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The main objective was to investigate whether children aged 9-15 years at baseline were more likely to experience an incident event of spinal pain after experiencing lower extremity pain. Children’s musculoskeletal pain was monitored by weekly mobile phone text message responses from parents, indicating whether the child had spinal pain, lower extremity pain, or upper extremity pain the preceding week. Data were analyzed using mixed effect logistic regression models and cox regression models. The association between an incident event of spinal pain and LE pain the preceding weeks increased with increasing observation period and was statistically significant for 12 and 20 weeks (OR = 1.34 (95% CI 1.05 to 1.70) and OR = 1.39 (95% CI 1.11 to 1.75), respectively).

We found that the likelihood increased in children with more frequent or longer duration of lower extremity pain. The reversed relationship was investigated as well, and we also found a positive association between spinal pain and a subsequent incidence event of lower extremity pain, but less pronounced.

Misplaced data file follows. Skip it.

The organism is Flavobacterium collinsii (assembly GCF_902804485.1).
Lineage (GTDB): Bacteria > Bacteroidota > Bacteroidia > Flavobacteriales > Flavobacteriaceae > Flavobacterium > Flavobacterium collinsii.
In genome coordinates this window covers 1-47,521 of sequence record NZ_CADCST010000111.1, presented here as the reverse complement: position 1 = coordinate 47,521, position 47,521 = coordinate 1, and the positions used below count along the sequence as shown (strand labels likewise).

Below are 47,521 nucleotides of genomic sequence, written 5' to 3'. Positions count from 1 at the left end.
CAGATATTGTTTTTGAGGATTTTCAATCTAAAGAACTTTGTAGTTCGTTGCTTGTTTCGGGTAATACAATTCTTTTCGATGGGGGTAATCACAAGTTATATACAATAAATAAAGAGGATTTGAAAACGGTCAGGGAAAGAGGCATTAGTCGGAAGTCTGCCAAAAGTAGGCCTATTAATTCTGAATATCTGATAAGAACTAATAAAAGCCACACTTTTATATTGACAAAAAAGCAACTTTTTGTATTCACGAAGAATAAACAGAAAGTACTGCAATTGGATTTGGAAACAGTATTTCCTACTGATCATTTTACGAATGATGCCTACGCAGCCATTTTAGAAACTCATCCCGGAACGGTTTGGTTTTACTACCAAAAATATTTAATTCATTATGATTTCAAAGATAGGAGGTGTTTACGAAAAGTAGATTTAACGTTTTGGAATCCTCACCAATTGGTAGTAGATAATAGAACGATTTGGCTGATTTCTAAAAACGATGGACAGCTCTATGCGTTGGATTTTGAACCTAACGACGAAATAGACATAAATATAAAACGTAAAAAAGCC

Children were more likely to experience an incident event of spinal pain after experiencing lower extremity pain. The likelihood increased in children with more frequent or longer duration of lower extremity pain. What is known: • both spinal pain and lower extremity pain often start early in life and is common already in adolescence. What is new: • children were more likely to experience an incident event of spinal pain after experiencing LE pain. • the likelihood increased in children with more frequent or longer duration of LE pain.